Firstly, don’t automatically assume it is a stray.  Is the cat a good weight?  Does it look well cared for?  Or is it emaciated?  Does it have fur missing or is infested with fleas?  Is it dirty?  Is its fur matted?  Is it ravenously hungry?  Have you seen this cat before?  Have your neighbours?

If the cat looks well cared for, that is because it probably is and it may well be an owned cat whose owner has gone away for a few days or whose work pattern has changed and is spending longer away during the day than before.  The family it belongs to may have young children and it’s noisy.  Or there may be a new partner or a new pet, perhaps a dog.  If the cat is in good shape, it is probably safe to assume the cat has a home and the advice is not to feed.  If it is hot weather, it would be kind to put out a bowl of water (never milk – many cats are lactose-intolerant) but once you put out food, you are providing that cat with an alternative – YOU!  Cats are great opportunists and great survivors.  They know whose doorstep to turn up on and have looking pathetic off to an art form!  So a little healthy neglect will encourage a healthy, well cared for cat to stroll back whence it came.

Ok, so now you are saying, oh but it’s thin and ravenous, really in a state.   Older cats can suffer from a disease called Hyperthyroidism which means they are constantly really hungry but never put on any weight. They may even have lost lots of weight and be very thin.  Again, they may be owned and under veterinary treatment (hyperthyroidism can be controlled by a pill).  We are always being called out by kind, concerned people about “starving strays” to find the cat is elderly, suffering probably from Hyperthyroidism but is owned and loved.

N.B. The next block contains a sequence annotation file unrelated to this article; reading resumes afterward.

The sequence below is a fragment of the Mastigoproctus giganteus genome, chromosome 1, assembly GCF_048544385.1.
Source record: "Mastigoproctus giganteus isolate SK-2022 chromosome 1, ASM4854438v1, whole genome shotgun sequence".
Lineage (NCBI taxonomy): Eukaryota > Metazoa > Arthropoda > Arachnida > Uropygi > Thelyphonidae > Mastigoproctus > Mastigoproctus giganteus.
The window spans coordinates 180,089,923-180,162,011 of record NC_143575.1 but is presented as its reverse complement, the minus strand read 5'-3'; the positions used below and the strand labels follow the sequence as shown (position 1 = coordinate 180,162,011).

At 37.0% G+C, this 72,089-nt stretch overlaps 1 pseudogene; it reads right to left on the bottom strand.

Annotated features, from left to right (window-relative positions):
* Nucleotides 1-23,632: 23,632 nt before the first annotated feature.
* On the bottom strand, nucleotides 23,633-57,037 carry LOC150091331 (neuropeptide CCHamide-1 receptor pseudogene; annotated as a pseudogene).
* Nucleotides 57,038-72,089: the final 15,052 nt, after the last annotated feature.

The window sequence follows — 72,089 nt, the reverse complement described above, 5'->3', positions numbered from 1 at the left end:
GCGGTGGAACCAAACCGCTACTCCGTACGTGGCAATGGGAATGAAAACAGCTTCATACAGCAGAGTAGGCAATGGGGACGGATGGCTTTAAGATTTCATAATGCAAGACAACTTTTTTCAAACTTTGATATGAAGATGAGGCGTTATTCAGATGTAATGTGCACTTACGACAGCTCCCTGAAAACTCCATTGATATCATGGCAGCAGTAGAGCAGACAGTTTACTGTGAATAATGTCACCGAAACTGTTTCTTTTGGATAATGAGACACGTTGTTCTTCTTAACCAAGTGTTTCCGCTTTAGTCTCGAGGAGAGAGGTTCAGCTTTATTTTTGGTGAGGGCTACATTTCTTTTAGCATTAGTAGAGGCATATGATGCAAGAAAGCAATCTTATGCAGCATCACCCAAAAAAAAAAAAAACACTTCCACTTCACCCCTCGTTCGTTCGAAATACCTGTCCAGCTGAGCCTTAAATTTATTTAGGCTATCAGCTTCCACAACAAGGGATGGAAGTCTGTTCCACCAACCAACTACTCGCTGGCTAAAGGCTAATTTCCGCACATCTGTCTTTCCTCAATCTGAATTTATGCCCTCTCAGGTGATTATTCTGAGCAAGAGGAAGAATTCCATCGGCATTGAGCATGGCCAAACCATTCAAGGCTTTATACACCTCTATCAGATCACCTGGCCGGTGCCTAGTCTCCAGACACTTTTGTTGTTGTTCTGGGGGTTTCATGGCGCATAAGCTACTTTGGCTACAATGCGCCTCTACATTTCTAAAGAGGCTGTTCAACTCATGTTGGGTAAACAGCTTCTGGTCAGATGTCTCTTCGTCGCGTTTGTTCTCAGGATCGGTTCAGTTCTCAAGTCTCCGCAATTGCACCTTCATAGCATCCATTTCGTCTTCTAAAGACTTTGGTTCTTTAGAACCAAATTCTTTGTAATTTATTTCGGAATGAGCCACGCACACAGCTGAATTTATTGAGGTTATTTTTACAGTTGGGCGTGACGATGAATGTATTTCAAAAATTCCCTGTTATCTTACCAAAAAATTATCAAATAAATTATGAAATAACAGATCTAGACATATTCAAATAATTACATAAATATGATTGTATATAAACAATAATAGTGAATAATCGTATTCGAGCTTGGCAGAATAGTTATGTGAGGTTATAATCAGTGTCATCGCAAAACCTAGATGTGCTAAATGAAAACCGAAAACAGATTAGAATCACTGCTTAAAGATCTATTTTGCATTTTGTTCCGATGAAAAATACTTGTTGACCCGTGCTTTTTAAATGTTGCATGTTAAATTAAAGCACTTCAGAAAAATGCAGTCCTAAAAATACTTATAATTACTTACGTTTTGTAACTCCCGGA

OR it may be thin and ravenous because it is a female cat with baby kittens which are sapping her energy and her owners are not giving her enough food.  Again, she may be owned. 

The law now states that cats are classed as possessions and if you interfere with someone’s possession you risk being charged with criminal damage.  That is why Streetkatz and all other rescue organisations do need to be careful about rushing in to pick up “strays” and, if they do, they need to have the facilities to hold them for a minimum of 2 weeks while they try to locate an owner.  At the end of 2 weeks, then they can legally be put up for rehoming.    Unfortunately, some people who contact us know perfectly well that the cat is owned but just want the cat removed as speedily as possible for whatever reason and will simply lie about the cat being a stray.  So do be prepared for lots of questions and for help in establishing as far as possible whether this cat is stray or not. 

Here are some of the things a rescue may ask you to do to help establish whether or not the cat is a genuine stray.